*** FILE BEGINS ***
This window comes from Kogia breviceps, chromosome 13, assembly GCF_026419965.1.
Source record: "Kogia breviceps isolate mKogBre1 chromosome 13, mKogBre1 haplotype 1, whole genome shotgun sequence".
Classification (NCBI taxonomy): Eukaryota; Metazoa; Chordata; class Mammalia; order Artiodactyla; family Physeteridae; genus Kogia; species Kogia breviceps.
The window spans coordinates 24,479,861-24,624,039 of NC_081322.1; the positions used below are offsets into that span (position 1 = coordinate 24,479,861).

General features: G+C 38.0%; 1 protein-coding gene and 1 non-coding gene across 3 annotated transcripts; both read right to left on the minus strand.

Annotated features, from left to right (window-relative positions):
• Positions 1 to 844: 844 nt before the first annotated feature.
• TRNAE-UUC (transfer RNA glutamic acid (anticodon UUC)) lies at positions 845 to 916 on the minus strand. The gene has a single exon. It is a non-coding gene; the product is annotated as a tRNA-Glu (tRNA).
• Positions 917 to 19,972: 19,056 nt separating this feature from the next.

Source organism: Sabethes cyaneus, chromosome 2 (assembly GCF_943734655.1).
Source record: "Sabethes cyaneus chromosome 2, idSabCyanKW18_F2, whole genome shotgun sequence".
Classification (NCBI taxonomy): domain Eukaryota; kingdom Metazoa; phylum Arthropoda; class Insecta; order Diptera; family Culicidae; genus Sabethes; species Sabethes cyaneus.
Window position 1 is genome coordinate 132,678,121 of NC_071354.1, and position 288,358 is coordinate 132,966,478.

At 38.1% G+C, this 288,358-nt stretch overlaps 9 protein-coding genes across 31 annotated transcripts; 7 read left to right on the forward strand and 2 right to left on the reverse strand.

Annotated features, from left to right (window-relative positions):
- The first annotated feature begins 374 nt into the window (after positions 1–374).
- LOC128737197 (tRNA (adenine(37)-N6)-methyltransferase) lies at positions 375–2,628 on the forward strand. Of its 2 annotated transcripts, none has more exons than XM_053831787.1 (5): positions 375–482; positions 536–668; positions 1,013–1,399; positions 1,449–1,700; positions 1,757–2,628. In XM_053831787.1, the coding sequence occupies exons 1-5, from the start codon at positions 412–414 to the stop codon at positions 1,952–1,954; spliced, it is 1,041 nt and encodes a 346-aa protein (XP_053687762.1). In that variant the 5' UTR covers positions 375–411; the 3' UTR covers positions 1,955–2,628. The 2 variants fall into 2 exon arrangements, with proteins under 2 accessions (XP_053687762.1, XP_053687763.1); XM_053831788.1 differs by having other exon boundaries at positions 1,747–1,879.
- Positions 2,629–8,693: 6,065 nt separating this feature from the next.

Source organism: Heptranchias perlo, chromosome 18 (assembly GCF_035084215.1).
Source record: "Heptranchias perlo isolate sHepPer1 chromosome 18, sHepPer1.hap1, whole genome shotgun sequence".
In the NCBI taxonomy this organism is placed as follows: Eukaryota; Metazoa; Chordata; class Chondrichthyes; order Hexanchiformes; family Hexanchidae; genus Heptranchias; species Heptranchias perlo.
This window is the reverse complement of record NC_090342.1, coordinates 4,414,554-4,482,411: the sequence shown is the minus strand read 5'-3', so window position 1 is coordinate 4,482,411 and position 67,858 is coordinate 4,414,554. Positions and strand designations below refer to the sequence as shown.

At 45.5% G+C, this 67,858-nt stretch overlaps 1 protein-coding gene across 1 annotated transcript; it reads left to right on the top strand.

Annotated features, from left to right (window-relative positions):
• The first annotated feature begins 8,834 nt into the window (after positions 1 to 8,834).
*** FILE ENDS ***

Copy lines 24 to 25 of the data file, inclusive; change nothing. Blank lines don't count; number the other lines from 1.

Annotated features, from left to right (window-relative positions):
• The first annotated feature begins 8,834 nt into the window (after positions 1 to 8,834).